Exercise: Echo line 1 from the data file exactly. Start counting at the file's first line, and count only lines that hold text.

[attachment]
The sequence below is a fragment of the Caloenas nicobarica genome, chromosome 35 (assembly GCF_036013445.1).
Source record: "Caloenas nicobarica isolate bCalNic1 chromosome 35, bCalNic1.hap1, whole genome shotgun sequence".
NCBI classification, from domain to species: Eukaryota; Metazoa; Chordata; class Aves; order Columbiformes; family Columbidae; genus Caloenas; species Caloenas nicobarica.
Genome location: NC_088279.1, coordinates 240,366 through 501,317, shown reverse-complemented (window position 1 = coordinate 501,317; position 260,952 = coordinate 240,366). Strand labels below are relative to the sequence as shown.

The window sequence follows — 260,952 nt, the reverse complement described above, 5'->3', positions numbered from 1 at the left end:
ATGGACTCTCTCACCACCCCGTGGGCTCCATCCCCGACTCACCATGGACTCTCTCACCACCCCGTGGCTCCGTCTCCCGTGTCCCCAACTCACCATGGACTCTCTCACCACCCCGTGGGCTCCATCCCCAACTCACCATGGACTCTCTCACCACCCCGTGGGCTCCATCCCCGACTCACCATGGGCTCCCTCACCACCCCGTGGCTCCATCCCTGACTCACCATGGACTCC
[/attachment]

The sequence below is a fragment of the Caloenas nicobarica genome, chromosome 35 (assembly GCF_036013445.1).